By Hannah Richardson
BBC News education reporter
Daily spending on schools in England will be lower by 2022-23 than it was in 2009, according to a report published as pupils are returning to class.
The Institute of Fiscal Studies (IFS) says that by next September, available funds will be down 1-2% on 12 years ago, despite £7bn from the government.
It comes as schools are working hard to help pupils catch up learning lost to the past 18 months of Covid disruption.
The government has said it is expanding its £1bn tutoring catch-up scheme.
And as youngsters across England return to school for pre-term Covid testing, schools will be able to access funds to use a national tutoring scheme or use their own teachers to offer pupils support.
Education secretary Gavin Williamson said he expected a greater sense of normality in schools this term thanks to vaccination programme.
"That extra protection helps us find that sensible balance between protecting staff and students and ensuring education is not disrupted," he said.
"Keeping children in the classroom helps them catch up.
"It has given pupils real, hands-on help to support them following the disruption caused by the pandemic and we want to build on that success. So I'm delighted to be further expanding the National Tutoring Programme," he added.
The government hopes its tutoring programme will support up to six million pupils over the next three years.
Despite plans for regular Covid testing of staff and pupils. there are concerns among head teachers, school staff and scientists about high rates of virus in a largely unvaccinated population.
Scientists have warned that the increased mixing related to reopening schools, combined with reduced health and safety rules, could lead to a rapid raise in cases throughout September.
'Live with the virus'
It is unclear how this might play out in terms of further disruption to education, with anyone testing positive still required to self-isolate for 10 days.
The government insists its decision to lift restrictions maintains the balance between precautions, and allowing schools and young people to get back to normal.
This includes the ending of social distancing, bubble groups and face mask requirements, although twice-weekly Covid testing remains.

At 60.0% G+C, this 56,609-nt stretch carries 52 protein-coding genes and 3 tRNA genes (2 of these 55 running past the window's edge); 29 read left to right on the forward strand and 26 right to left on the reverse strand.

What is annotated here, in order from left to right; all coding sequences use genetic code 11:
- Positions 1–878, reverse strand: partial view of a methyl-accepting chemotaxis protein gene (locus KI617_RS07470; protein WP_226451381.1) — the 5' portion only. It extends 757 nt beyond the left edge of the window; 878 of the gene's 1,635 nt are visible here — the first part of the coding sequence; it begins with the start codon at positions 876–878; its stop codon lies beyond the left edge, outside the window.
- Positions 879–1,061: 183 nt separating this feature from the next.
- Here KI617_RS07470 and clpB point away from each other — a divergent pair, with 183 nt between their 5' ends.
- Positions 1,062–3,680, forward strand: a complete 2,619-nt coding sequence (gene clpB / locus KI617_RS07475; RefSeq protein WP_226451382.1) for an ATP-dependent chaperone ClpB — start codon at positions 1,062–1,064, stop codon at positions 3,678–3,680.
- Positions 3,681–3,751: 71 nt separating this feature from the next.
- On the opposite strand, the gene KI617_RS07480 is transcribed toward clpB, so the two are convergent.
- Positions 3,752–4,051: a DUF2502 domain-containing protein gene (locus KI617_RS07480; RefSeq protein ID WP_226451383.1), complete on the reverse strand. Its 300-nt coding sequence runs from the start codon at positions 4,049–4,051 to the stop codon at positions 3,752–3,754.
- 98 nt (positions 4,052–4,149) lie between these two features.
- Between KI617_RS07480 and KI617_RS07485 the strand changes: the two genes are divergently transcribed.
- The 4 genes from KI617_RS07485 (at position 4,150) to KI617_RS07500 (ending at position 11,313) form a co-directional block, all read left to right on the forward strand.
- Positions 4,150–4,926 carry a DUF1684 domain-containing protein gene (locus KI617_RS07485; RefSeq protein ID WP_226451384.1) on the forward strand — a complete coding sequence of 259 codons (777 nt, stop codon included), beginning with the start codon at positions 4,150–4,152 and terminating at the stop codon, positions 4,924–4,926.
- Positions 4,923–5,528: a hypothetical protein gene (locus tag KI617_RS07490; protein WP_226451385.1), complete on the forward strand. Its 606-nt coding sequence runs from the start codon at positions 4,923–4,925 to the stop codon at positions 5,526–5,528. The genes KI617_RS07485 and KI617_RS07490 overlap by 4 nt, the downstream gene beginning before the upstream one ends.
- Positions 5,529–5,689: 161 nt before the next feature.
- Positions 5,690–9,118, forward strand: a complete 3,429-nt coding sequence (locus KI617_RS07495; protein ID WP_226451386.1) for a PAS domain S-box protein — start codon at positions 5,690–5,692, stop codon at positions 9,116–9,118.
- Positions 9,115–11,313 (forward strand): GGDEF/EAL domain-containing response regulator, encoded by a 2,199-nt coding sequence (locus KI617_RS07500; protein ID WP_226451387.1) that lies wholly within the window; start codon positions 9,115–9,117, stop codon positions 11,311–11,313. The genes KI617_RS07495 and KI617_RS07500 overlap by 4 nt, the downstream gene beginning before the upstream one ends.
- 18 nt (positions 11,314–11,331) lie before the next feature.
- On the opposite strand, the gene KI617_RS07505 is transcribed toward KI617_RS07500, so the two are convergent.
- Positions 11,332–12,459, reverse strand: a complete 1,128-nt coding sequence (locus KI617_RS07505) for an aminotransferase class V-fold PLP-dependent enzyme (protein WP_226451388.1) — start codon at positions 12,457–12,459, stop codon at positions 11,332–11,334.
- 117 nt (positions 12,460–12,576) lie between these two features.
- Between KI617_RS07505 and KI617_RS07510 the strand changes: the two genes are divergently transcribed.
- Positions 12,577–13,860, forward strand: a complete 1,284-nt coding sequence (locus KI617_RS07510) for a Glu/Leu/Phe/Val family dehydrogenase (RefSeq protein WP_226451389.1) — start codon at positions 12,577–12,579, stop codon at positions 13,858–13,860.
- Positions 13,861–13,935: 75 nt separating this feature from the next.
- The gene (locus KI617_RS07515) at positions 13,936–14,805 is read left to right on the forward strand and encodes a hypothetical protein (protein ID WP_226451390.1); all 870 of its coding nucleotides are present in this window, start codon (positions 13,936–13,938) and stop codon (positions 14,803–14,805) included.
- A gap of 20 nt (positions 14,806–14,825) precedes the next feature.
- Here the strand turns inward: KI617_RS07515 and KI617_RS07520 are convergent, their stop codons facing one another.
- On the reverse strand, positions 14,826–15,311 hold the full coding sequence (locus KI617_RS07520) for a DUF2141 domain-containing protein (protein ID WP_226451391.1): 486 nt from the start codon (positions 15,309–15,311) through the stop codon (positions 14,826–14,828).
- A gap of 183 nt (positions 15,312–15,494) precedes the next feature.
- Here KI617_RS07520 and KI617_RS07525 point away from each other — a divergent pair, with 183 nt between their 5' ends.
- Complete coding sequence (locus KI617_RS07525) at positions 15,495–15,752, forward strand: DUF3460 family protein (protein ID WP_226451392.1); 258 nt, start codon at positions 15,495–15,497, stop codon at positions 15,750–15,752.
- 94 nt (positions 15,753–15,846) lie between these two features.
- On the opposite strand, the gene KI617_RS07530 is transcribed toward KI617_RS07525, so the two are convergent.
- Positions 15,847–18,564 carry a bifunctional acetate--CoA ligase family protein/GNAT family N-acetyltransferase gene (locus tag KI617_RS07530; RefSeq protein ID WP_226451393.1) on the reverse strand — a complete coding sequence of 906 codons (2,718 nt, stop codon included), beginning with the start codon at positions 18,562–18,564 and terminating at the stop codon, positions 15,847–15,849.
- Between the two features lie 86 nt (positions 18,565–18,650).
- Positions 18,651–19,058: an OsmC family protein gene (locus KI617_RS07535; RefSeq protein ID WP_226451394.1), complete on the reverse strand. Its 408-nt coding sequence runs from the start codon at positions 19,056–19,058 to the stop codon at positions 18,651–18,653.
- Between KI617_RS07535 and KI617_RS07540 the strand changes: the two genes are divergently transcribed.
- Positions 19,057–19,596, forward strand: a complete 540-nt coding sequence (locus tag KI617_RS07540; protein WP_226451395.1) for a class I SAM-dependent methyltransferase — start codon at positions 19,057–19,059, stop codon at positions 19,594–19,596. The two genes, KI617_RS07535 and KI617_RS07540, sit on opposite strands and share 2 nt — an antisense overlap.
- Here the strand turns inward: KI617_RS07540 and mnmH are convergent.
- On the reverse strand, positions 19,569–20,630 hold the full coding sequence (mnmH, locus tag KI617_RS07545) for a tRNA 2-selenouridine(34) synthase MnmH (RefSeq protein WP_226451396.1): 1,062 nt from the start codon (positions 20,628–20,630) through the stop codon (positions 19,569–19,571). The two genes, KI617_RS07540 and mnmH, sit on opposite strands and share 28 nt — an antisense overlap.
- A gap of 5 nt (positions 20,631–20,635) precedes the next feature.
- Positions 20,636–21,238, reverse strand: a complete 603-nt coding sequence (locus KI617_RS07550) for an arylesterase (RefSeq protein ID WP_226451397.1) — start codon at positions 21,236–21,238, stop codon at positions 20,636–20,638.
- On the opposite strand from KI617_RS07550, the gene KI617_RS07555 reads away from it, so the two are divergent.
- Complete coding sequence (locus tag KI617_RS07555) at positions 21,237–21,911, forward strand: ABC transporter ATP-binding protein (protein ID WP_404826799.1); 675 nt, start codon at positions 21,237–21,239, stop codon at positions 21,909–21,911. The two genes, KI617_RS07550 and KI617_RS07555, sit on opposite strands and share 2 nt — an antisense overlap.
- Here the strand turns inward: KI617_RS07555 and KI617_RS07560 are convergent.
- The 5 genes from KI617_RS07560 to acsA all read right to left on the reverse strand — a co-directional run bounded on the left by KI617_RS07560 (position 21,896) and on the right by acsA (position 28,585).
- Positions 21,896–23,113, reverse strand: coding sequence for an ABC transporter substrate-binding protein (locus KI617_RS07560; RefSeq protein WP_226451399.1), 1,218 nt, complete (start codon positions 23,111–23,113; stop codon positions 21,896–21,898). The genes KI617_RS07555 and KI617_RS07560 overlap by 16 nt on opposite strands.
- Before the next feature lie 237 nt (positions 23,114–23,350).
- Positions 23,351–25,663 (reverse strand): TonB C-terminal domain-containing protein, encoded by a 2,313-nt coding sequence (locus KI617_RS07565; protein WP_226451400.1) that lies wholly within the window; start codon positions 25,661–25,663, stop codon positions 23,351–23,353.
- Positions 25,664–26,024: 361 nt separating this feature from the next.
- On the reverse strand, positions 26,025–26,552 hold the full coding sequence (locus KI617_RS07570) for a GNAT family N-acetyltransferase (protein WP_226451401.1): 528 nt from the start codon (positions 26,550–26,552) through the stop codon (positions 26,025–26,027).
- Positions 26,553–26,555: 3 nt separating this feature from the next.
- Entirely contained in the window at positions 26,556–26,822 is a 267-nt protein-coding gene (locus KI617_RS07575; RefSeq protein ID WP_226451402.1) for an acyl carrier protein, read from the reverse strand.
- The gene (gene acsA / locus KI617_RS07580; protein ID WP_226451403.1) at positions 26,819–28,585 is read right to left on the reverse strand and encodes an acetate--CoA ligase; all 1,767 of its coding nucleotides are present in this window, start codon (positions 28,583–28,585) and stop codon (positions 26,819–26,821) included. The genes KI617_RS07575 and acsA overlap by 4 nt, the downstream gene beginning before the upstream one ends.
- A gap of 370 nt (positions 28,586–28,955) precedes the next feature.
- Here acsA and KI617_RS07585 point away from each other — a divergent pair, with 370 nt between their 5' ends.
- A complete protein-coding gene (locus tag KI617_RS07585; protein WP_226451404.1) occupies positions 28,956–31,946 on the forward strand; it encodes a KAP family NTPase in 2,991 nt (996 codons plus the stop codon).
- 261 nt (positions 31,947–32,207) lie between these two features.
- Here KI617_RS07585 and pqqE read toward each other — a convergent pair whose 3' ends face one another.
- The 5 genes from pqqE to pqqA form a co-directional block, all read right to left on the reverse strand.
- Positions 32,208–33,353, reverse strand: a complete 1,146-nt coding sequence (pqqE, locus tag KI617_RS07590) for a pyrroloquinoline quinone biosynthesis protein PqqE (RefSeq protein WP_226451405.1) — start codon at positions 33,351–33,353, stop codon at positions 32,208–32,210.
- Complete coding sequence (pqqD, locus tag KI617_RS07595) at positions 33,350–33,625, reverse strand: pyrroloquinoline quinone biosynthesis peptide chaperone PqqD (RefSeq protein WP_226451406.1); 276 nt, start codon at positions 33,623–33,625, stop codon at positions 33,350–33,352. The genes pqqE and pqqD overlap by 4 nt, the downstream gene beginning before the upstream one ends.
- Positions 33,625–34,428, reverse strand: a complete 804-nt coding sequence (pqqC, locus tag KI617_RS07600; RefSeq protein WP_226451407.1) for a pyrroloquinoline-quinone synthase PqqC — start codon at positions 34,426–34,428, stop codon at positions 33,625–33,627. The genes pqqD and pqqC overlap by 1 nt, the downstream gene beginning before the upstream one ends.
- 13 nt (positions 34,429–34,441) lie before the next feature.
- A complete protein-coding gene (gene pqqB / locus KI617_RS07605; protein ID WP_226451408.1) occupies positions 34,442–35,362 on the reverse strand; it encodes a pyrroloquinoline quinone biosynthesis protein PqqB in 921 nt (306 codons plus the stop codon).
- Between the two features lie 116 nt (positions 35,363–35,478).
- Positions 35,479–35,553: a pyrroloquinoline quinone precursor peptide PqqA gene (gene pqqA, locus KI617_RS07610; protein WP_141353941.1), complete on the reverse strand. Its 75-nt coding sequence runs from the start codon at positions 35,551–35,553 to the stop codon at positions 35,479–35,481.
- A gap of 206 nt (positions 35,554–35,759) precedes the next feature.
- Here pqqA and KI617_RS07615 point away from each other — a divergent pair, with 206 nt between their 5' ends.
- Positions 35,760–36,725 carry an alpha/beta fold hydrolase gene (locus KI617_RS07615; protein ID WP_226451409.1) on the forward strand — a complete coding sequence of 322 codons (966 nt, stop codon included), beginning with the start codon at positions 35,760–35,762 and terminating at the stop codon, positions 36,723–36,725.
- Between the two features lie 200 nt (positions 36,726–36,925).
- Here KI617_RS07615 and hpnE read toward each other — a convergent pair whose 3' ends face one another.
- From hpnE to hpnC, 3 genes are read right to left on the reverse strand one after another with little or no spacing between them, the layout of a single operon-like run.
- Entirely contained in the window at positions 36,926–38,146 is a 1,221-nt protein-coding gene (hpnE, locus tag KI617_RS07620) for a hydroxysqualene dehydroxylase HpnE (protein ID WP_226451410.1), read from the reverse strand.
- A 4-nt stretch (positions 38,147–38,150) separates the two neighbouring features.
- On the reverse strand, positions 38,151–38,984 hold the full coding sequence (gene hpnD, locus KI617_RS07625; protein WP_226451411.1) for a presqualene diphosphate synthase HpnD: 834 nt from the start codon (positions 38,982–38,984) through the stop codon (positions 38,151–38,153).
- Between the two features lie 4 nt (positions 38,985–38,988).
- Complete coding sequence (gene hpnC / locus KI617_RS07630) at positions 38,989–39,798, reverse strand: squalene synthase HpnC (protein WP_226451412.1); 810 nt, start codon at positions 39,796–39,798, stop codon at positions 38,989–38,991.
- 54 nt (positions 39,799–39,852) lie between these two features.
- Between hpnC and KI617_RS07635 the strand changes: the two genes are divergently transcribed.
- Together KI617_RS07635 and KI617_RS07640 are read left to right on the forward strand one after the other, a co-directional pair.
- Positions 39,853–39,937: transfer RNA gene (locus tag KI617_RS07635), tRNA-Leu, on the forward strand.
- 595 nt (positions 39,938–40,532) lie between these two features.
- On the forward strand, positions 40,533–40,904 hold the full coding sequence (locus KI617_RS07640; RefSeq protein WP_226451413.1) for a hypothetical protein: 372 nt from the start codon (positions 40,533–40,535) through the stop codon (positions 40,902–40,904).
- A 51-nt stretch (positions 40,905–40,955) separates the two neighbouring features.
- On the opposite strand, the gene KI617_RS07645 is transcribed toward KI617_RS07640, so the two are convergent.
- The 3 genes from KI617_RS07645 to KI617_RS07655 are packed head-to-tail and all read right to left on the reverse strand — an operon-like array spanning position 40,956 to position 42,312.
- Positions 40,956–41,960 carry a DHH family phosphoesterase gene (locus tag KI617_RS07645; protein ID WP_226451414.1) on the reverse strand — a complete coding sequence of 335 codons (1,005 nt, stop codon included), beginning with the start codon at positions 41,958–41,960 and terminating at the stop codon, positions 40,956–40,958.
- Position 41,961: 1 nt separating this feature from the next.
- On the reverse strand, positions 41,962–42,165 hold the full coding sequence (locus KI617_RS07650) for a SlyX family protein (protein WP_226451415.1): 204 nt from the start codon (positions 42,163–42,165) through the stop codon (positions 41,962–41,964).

The requirement for close contacts of Covid cases to self-isolate, which saw millions of school days lost by pupils, has also been lifted.
But Labour is highlighting how UK schools under tighter restrictions have seen more disruption linked to Covid than all but one of their European counterparts.
It quotes House of Commons Library research showing a 44% disruption rate in the UK between January 2020 and July 2021.
Only Italy had a higher rate at 48%, the figures based on data from the Oxford Covid-19 Government Response Tracker said.
Labour's shadow education secretary, Kate Green, said: "[Education Secretary] Gavin Williamson is again burying his head in the sand, ignoring the advice of scientific experts and risking creating a climate of chaos for schools if Covid rates rise.
"Rather than ignoring reality, the Conservatives should be listening to the pleas of parents, teachers and Labour to get proper ventilation and Covid-secure measures in place to keep children learning together in class."
The IFS funding report analyses the impact of the extra £7bn invested over three years from 2019 on budgets which were already 9% down on 2009 levels.
The independent analysis says this government investment over three years from 2019 has filled, and will continue to fill, much of the budget black hole, but not all of it. This leaves per pupil funding down on 2009.
It also finds that because of recent changes to school funding calculations nationally, secondary schools in more deprived areas lost more like 14% compared to the national average of 9%.
This means there was more of a hole to fill in these schools.
Added to this is the fact that many of these schools will be facing additional Covid pressures because of the increased detrimental impact of the pandemic on disadvantaged pupils.
Josh Hillman, director of education at the Nuffield Foundation which co-funded the report, said: "This IFS research reveals that the largest reductions in per pupil spending have been experienced by schools in deprived areas.
"We also know that the most disadvantaged pupils are more likely to be behind on their learning as a result of disruptions to their education during the Covid crisis."
The IFS report examines trends in day-to-day core school spending in England, and excludes extra spending during the pandemic, such as the one-off £3bn allocated so far for catch-up spending.
A Department for Education spokesman said the government is providing the biggest uplift to school funding in a decade - £14 billion in total over the three years to 2022-23.
"Next year, funding is increasing by 3.2% overall, and by 2.8% per pupil, compared to 2021-22.
"The National Funding Formula continues to distribute this fairly, based on the needs of schools and their pupil cohorts," he added.
National Association of Head Teachers general secretary Paul Whiteman said there was no escaping the fact that the schools have had, and will continue to have, to make cuts to provision until this is properly addressed.
He added that with losses being felt the hardest in disadvantaged areas, the government's levelling up "starts to sound very hollow indeed".